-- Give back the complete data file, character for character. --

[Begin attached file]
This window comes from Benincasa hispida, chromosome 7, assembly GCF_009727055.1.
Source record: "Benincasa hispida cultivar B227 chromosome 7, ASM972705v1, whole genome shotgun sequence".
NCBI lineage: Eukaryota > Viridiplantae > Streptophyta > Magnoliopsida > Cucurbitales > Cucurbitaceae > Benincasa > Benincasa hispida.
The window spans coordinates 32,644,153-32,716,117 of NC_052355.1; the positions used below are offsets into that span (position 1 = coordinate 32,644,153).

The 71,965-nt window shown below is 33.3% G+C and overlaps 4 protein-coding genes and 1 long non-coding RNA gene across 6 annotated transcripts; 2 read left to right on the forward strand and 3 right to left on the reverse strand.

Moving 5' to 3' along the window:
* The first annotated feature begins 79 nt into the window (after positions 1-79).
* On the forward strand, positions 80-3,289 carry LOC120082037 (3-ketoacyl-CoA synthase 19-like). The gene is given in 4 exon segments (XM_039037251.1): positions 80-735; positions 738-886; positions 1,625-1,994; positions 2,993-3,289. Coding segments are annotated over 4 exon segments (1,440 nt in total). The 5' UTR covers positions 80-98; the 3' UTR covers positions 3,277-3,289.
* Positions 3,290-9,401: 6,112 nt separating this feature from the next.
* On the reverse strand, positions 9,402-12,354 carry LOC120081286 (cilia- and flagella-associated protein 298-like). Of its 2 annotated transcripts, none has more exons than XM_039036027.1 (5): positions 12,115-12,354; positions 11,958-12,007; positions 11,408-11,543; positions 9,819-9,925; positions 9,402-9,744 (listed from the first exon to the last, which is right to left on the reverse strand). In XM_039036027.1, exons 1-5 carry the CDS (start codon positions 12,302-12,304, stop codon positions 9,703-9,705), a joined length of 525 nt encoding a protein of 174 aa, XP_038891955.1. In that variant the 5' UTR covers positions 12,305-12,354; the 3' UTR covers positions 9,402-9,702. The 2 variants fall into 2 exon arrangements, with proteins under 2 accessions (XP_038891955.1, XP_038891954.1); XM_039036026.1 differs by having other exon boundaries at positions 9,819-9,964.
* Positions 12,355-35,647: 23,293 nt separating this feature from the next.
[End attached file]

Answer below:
This window comes from Benincasa hispida, chromosome 7, assembly GCF_009727055.1.
Source record: "Benincasa hispida cultivar B227 chromosome 7, ASM972705v1, whole genome shotgun sequence".
NCBI lineage: Eukaryota > Viridiplantae > Streptophyta > Magnoliopsida > Cucurbitales > Cucurbitaceae > Benincasa > Benincasa hispida.
The window spans coordinates 32,644,153-32,716,117 of NC_052355.1; the positions used below are offsets into that span (position 1 = coordinate 32,644,153).

The 71,965-nt window shown below is 33.3% G+C and overlaps 4 protein-coding genes and 1 long non-coding RNA gene across 6 annotated transcripts; 2 read left to right on the forward strand and 3 right to left on the reverse strand.

Moving 5' to 3' along the window:
* The first annotated feature begins 79 nt into the window (after positions 1-79).
* On the forward strand, positions 80-3,289 carry LOC120082037 (3-ketoacyl-CoA synthase 19-like). The gene is given in 4 exon segments (XM_039037251.1): positions 80-735; positions 738-886; positions 1,625-1,994; positions 2,993-3,289. Coding segments are annotated over 4 exon segments (1,440 nt in total). The 5' UTR covers positions 80-98; the 3' UTR covers positions 3,277-3,289.
* Positions 3,290-9,401: 6,112 nt separating this feature from the next.
* On the reverse strand, positions 9,402-12,354 carry LOC120081286 (cilia- and flagella-associated protein 298-like). Of its 2 annotated transcripts, none has more exons than XM_039036027.1 (5): positions 12,115-12,354; positions 11,958-12,007; positions 11,408-11,543; positions 9,819-9,925; positions 9,402-9,744 (listed from the first exon to the last, which is right to left on the reverse strand). In XM_039036027.1, exons 1-5 carry the CDS (start codon positions 12,302-12,304, stop codon positions 9,703-9,705), a joined length of 525 nt encoding a protein of 174 aa, XP_038891955.1. In that variant the 5' UTR covers positions 12,305-12,354; the 3' UTR covers positions 9,402-9,702. The 2 variants fall into 2 exon arrangements, with proteins under 2 accessions (XP_038891955.1, XP_038891954.1); XM_039036026.1 differs by having other exon boundaries at positions 9,819-9,964.
* Positions 12,355-35,647: 23,293 nt separating this feature from the next.